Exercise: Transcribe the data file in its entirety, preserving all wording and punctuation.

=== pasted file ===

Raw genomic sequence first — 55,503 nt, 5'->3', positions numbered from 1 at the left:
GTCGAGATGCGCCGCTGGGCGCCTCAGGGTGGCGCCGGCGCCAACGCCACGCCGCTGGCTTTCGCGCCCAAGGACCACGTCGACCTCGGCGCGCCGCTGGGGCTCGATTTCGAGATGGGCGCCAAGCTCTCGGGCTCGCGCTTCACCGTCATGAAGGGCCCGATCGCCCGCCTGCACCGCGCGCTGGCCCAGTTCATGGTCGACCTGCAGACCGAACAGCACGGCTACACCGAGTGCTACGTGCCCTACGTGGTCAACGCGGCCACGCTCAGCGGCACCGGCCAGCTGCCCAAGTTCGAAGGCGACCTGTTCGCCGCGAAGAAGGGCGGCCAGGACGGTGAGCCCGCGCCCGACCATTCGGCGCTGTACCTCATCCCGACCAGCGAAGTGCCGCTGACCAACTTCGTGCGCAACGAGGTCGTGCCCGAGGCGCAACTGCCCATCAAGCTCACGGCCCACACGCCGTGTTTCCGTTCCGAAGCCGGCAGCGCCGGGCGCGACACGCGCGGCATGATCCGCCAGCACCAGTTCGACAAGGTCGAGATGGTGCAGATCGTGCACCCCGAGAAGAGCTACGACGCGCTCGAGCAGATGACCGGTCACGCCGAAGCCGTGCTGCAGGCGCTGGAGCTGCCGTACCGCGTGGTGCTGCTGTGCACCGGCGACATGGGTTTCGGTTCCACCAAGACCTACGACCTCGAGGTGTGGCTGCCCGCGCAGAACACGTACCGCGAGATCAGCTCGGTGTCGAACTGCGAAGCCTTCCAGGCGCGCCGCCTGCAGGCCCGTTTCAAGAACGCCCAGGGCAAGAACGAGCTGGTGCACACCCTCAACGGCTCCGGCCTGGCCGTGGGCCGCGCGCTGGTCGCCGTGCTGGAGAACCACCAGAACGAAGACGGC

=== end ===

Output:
Raw genomic sequence first — 55,503 nt, 5'->3', positions numbered from 1 at the left:
GTCGAGATGCGCCGCTGGGCGCCTCAGGGTGGCGCCGGCGCCAACGCCACGCCGCTGGCTTTCGCGCCCAAGGACCACGTCGACCTCGGCGCGCCGCTGGGGCTCGATTTCGAGATGGGCGCCAAGCTCTCGGGCTCGCGCTTCACCGTCATGAAGGGCCCGATCGCCCGCCTGCACCGCGCGCTGGCCCAGTTCATGGTCGACCTGCAGACCGAACAGCACGGCTACACCGAGTGCTACGTGCCCTACGTGGTCAACGCGGCCACGCTCAGCGGCACCGGCCAGCTGCCCAAGTTCGAAGGCGACCTGTTCGCCGCGAAGAAGGGCGGCCAGGACGGTGAGCCCGCGCCCGACCATTCGGCGCTGTACCTCATCCCGACCAGCGAAGTGCCGCTGACCAACTTCGTGCGCAACGAGGTCGTGCCCGAGGCGCAACTGCCCATCAAGCTCACGGCCCACACGCCGTGTTTCCGTTCCGAAGCCGGCAGCGCCGGGCGCGACACGCGCGGCATGATCCGCCAGCACCAGTTCGACAAGGTCGAGATGGTGCAGATCGTGCACCCCGAGAAGAGCTACGACGCGCTCGAGCAGATGACCGGTCACGCCGAAGCCGTGCTGCAGGCGCTGGAGCTGCCGTACCGCGTGGTGCTGCTGTGCACCGGCGACATGGGTTTCGGTTCCACCAAGACCTACGACCTCGAGGTGTGGCTGCCCGCGCAGAACACGTACCGCGAGATCAGCTCGGTGTCGAACTGCGAAGCCTTCCAGGCGCGCCGCCTGCAGGCCCGTTTCAAGAACGCCCAGGGCAAGAACGAGCTGGTGCACACCCTCAACGGCTCCGGCCTGGCCGTGGGCCGCGCGCTGGTCGCCGTGCTGGAGAACCACCAGAACGAAGACGGC